You’re the Boss Read Online Emma Hart

Categories Genre: Alpha Male, Billionaire, Contemporary Tags Authors:

Total pages in book: 107
Estimated words: 105850 (not accurate)
Estimated Reading Time in minutes: 529(@200wpm)___ 423(@250wpm)___ 353(@300wpm)

A sexy, banter-filled romcom between the secretary trying to escape and the man who refuses to let her go...

Current life hand in my resignation and get out from under the thumb of my cold, demanding boss that I’ve not-so-lovingly nicknamed The Bastard. After a month of trying and failing to get the infuriating man to accept it, his grandfather offers me the chance I’ve been waiting go on a trip up north for six weeks for a project that will solidify my boss’ position as the company Vice-President, and he’ll personally see to it that my resignation is processed on our return. The catch? I have to live with him for those six weeks.

That’s exactly how I acquire a rich, handsome roommate who doesn’t seem to know what a shirt is, can’t operate a washing machine, and might actually set the kitchen on fire. They’re all sides of Theodore Black I’ve never seen before, but I still don’t know if I want to kick him or kiss him. Until I accidentally walk in on him doing some self-care in the shower. And maybe… the office isn’t the only place he’s the boss.

You're the Boss is a steamy standalone romantic comedy. If you love roommates, office romances, and hate/love relationships, this is for you.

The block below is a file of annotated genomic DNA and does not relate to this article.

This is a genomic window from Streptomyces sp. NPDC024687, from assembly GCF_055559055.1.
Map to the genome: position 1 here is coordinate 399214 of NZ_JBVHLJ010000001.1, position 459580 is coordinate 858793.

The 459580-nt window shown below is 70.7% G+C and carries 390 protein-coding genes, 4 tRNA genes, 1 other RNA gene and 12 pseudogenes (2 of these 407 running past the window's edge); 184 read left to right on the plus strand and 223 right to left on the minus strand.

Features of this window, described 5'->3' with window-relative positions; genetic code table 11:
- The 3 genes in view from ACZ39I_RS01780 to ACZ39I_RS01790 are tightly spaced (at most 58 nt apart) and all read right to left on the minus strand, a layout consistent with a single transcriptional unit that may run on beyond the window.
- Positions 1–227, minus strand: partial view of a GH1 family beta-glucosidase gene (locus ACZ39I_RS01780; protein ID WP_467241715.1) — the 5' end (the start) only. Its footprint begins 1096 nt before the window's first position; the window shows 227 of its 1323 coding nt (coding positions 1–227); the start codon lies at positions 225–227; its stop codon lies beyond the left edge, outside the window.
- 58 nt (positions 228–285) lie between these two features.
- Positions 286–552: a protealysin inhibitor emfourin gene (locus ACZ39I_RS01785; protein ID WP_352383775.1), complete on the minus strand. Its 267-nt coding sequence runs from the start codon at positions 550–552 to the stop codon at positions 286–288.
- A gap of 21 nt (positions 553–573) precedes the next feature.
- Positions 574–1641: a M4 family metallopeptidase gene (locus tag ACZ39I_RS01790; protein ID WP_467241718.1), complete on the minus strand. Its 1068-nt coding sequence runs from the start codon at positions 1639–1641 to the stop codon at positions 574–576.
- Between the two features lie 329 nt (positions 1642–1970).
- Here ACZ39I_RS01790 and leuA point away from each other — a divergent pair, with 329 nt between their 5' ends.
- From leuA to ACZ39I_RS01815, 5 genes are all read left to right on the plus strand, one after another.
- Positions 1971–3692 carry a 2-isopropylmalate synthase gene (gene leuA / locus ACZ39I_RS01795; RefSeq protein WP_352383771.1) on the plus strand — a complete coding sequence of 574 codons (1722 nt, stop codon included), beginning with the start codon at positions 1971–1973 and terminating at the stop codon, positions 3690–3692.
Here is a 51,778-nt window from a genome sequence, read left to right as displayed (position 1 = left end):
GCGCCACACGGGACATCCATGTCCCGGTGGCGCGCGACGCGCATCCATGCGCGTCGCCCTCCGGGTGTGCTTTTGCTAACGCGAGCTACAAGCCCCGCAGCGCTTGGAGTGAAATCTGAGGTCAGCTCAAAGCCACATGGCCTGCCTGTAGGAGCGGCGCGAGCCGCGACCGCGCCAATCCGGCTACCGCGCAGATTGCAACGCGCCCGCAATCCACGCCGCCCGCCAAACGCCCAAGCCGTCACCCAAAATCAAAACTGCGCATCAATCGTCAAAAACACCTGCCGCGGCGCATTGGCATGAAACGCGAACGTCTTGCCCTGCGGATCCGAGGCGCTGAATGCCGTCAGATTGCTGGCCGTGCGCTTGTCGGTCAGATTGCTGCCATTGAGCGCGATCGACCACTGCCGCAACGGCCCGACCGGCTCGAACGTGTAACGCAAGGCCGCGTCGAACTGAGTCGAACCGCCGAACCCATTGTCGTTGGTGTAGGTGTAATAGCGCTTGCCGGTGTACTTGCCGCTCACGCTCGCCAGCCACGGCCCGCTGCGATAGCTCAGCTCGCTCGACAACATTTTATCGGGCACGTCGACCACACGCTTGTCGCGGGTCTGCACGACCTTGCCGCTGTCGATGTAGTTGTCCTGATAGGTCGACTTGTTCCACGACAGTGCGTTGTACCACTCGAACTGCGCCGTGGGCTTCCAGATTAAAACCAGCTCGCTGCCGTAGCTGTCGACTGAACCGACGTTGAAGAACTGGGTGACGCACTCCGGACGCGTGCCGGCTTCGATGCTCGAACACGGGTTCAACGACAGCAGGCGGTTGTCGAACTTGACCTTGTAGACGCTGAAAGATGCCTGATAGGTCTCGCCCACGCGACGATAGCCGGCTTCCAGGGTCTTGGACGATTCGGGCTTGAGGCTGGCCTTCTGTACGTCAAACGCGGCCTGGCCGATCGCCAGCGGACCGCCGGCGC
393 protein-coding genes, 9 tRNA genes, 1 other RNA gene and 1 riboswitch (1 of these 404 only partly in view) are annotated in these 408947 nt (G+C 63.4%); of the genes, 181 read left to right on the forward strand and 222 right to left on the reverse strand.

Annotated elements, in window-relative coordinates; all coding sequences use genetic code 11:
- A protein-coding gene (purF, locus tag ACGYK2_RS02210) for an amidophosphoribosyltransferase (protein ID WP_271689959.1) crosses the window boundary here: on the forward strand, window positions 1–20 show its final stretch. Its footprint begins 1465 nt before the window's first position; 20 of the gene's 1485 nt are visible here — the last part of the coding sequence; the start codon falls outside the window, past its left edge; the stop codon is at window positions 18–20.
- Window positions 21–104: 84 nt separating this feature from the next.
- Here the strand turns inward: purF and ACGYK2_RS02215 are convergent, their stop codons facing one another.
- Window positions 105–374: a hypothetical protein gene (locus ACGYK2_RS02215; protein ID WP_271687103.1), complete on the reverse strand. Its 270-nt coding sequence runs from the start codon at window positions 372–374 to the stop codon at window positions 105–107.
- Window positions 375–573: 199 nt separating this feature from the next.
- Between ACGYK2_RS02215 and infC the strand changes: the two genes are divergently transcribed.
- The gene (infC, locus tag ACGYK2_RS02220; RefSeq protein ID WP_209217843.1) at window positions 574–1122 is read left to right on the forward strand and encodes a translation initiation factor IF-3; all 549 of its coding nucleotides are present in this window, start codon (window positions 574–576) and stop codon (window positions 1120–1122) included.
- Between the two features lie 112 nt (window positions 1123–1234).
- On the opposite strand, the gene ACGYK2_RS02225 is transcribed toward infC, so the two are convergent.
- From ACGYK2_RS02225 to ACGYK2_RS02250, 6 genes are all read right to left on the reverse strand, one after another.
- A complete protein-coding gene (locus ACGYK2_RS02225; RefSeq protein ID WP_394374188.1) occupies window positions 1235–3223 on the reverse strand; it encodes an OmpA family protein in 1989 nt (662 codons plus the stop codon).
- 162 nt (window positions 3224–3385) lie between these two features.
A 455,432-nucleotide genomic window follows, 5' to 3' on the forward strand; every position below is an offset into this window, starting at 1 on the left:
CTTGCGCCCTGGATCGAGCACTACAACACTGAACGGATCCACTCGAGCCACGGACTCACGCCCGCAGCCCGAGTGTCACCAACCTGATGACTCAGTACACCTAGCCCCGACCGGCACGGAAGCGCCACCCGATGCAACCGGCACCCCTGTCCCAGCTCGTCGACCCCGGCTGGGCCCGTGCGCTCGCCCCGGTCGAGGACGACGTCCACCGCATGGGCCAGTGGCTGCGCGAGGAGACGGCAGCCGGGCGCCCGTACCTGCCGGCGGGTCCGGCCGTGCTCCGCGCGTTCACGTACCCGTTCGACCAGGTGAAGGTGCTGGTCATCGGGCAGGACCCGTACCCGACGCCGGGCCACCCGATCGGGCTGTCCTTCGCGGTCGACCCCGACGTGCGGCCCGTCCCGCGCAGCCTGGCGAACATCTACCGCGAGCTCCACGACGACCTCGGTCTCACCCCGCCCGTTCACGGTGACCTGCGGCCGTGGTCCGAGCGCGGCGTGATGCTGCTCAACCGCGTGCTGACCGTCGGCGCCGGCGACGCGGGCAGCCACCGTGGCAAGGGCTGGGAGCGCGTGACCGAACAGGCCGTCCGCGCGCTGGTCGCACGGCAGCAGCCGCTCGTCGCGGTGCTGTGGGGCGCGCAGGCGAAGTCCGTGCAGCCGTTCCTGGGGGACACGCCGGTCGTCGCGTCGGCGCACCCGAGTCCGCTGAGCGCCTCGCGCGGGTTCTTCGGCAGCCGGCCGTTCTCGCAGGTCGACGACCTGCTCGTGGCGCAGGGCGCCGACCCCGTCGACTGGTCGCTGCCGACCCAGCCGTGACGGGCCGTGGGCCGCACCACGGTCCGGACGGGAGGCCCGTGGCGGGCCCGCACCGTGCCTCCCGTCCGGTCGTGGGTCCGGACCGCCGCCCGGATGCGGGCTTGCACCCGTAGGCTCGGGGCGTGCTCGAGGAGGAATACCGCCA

*************FULL BOOK START HERE*************


The Bastard

“Pour me a drink.” I slammed my bag down on the table and dropped woefully into my chair.

Heidi uncapped the bottle of soju and poured me a shot. “I’m guessing he didn’t accept your resignation today, either?”

I threw back the liquor and wiped my mouth, glaring at her. “No. Do you know what that bastard did when I offered it to him? He didn’t even look at me when he said, ‘Miss St. James, if that envelope doesn’t contain the report on the Adair Travel acquisition, I don’t want it.’”

My best friend rested her elbow on the table and cupped her chin in her hand. “It seems like he’s just coming up with excuses now. Surely, he’s aware of how miserable you are. There’s no way he can’t be.”

“Ha! Do you really think that loathsome, self-centred bastard is aware of anything but his own feelings?” I poured another shot and downed it. “I cannot believe such a miserable wanker is descended from such sweet men. His grandfather and father are absolutely nothing like him. I’m this close to begging Cassidy to let me work with her for the President instead, even if it means a pay cut.”

“What I don’t understand is why you have to hand your resignation letter to your boss. Can’t you just submit one via email to HR?”

“That’s the one bone I have to pick with the duke,” I said, toying with my empty glass. “Well, that and his insistence that I was vital to this arsehole settling in at the company. I mean, sure, I got a pay rise, but do you know what also went up? My blood pressure.”

Heidi poured me another shot.